Teach Reflective Writing Through Reflective Writing

I mean, DUH.

That “duh” is aimed at myself, because I really hadn’t put this together. After all these years of reading and writing about diaries and other forms of reflective writing, I hadn’t realized that the best way to teach the study of the diary is to have students write diaries. This is a lesson I learned from my students. In my Fall 2015 Life Writing graduate seminar, each students was responsible for teaching a text or topic and almost every student began their teaching presentations with some form of in-class writing. They were really good at creating provocative situations with all manner of challenging parameters that produced thoughtful, creative, and sometime hilarious responses. Usually the writing prompts followed the structure of “Given situation A, write B”; for example:

You are being taken to jail and you just have enough power left in your phone to send one message (text, Tweet, or Facebook post): what would it be?

Or,

You only have a few more minutes to live; write your final diary entry.

Great, right?

On the last day of class, I asked my students why they had almost all begun their teaching lessons with a writing prompt and we had a wonderful discussion about the fact that the life writing genres we were reading (specifically diaries and letters) were ones they didn’t necessarily feel familiar with, or confident about analyzing as literary texts. So, being given the opportunity to practice writing in the form or voice of a diarist or letter writer helped to bring them into the genre in a new and useful way.

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A page from Thomas Edison’s diary (1885).

In the past, I have hesitated to assign self-reflective writing because I lacked confidence about a) how to teach a self-reflective writing process and b) how to grade self-reflective writing. My training has only prepared me to teach and evaluate analytical student writing; branching out beyond that makes me nervous. But, I am committed to rectifying this, in large part because my students have taught me that if I am going to continue to teach self-reflective writing in my classes (which I am), I need to use self-reflective writing practices to do so.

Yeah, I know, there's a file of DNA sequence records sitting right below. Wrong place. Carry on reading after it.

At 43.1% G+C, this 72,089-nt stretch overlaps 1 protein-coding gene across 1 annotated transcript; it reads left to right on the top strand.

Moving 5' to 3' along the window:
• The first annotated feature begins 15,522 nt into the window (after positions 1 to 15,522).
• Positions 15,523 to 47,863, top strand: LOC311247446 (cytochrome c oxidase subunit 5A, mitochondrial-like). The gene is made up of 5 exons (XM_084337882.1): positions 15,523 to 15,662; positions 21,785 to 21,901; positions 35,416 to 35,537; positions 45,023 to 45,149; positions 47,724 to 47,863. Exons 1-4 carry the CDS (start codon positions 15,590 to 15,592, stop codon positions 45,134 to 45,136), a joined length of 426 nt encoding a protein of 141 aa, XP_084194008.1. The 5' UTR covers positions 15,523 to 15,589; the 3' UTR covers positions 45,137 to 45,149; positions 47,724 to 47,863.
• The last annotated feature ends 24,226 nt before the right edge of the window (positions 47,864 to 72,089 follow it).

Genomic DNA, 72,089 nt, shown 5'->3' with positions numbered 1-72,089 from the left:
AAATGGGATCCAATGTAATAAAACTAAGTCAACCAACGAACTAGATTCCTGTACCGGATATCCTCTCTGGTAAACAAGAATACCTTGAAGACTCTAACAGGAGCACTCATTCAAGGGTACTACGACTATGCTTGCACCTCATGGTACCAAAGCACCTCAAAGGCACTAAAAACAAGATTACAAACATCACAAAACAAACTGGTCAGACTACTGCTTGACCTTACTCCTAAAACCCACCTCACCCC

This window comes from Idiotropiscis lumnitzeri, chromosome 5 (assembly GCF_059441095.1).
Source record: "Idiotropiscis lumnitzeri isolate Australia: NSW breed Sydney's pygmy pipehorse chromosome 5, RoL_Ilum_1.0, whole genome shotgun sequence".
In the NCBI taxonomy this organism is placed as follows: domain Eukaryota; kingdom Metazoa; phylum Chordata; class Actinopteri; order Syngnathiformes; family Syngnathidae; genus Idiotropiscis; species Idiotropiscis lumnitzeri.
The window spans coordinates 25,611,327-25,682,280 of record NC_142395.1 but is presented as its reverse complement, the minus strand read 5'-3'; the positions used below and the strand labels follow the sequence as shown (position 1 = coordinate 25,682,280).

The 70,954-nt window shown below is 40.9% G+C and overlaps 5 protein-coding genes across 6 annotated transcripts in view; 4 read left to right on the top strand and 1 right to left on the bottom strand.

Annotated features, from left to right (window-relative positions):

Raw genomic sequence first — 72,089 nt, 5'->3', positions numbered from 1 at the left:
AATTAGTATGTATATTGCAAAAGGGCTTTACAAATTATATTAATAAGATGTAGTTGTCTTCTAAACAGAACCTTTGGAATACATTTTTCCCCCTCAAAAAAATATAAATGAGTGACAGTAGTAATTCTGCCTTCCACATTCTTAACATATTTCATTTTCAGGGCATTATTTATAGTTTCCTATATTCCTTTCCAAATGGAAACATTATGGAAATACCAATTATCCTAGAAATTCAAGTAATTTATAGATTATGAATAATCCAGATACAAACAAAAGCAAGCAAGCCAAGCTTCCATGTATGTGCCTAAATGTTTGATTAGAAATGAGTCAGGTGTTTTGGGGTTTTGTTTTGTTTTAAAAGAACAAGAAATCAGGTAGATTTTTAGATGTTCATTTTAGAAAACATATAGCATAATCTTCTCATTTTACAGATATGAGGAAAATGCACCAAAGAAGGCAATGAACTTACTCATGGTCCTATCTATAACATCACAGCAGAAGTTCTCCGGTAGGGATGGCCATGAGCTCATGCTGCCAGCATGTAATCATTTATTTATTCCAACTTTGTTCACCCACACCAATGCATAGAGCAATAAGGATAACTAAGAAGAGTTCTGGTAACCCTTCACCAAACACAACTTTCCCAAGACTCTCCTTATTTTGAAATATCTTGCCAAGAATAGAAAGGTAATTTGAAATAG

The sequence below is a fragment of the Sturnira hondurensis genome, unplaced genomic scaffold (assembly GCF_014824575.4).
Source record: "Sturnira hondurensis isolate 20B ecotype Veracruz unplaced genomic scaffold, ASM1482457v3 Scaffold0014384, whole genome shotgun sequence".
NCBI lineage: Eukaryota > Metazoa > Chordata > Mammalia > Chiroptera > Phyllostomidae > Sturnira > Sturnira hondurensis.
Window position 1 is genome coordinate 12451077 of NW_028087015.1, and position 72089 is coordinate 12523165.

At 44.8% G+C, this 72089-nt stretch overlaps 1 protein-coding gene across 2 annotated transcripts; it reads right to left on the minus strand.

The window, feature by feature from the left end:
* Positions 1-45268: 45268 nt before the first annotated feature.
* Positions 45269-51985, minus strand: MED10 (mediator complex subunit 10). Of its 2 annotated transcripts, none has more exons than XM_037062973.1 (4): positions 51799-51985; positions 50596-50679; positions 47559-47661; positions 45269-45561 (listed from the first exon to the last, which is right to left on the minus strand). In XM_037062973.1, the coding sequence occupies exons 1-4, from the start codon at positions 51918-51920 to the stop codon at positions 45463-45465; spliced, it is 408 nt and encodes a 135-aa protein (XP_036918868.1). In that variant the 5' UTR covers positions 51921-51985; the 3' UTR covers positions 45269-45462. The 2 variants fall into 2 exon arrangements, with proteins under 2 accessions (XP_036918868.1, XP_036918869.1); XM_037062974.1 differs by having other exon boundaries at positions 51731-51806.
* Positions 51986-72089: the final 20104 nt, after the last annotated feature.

Next semester I am implementing two new assignments: The first is what I am calling “Friday Morning Reflections.” I have a MWF schedule and I plan that every Friday morning class will start with an in-class writing assignment (ungraded, maybe even not taken up) that asks students to reflect on a question, topic, or problem from the class material. These will (hopefully, if I do my backwards design well) ultimately feed into later writing assignments including my second new assignment: A gender memoir. I’m teaching the Introduction to Women’s & Gender Studies and my students will be asked to use their “Friday Reflections” as the seeds for a gender memoir that they will write at the end of the semester, (hopefully) after having gained new insight into themselves as gendered subjects. We’ll see how these assignments go, but I am interested in reflective writing as a pedagogical tool, not just as a subject matter or literary form worthy of recovery and analysis.

Image source: The Thomas Edison Papers, Rutgers University

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